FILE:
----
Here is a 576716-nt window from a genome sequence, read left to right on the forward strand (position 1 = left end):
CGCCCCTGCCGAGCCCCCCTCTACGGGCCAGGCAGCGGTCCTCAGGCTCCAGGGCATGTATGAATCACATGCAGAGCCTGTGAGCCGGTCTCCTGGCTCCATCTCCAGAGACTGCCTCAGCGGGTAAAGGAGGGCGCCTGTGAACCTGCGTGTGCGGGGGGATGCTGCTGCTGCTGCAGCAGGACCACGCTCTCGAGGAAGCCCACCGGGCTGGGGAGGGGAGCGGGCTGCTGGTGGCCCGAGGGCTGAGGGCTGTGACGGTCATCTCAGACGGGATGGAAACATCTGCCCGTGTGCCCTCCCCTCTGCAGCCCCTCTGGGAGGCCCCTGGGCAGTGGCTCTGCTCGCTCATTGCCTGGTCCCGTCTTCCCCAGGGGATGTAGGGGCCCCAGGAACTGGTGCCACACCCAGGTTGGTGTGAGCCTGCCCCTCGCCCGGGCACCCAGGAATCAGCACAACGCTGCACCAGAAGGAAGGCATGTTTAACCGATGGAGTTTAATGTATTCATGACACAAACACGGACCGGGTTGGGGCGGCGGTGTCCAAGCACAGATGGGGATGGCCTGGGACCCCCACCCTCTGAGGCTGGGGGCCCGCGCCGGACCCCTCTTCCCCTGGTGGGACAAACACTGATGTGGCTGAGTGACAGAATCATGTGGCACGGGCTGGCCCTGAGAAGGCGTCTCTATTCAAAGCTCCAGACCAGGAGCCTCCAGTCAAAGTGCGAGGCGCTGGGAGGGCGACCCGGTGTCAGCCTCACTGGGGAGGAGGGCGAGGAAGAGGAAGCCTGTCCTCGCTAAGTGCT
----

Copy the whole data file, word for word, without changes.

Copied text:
Here is a 576716-nt window from a genome sequence, read left to right on the forward strand (position 1 = left end):
CGCCCCTGCCGAGCCCCCCTCTACGGGCCAGGCAGCGGTCCTCAGGCTCCAGGGCATGTATGAATCACATGCAGAGCCTGTGAGCCGGTCTCCTGGCTCCATCTCCAGAGACTGCCTCAGCGGGTAAAGGAGGGCGCCTGTGAACCTGCGTGTGCGGGGGGATGCTGCTGCTGCTGCAGCAGGACCACGCTCTCGAGGAAGCCCACCGGGCTGGGGAGGGGAGCGGGCTGCTGGTGGCCCGAGGGCTGAGGGCTGTGACGGTCATCTCAGACGGGATGGAAACATCTGCCCGTGTGCCCTCCCCTCTGCAGCCCCTCTGGGAGGCCCCTGGGCAGTGGCTCTGCTCGCTCATTGCCTGGTCCCGTCTTCCCCAGGGGATGTAGGGGCCCCAGGAACTGGTGCCACACCCAGGTTGGTGTGAGCCTGCCCCTCGCCCGGGCACCCAGGAATCAGCACAACGCTGCACCAGAAGGAAGGCATGTTTAACCGATGGAGTTTAATGTATTCATGACACAAACACGGACCGGGTTGGGGCGGCGGTGTCCAAGCACAGATGGGGATGGCCTGGGACCCCCACCCTCTGAGGCTGGGGGCCCGCGCCGGACCCCTCTTCCCCTGGTGGGACAAACACTGATGTGGCTGAGTGACAGAATCATGTGGCACGGGCTGGCCCTGAGAAGGCGTCTCTATTCAAAGCTCCAGACCAGGAGCCTCCAGTCAAAGTGCGAGGCGCTGGGAGGGCGACCCGGTGTCAGCCTCACTGGGGAGGAGGGCGAGGAAGAGGAAGCCTGTCCTCGCTAAGTGCT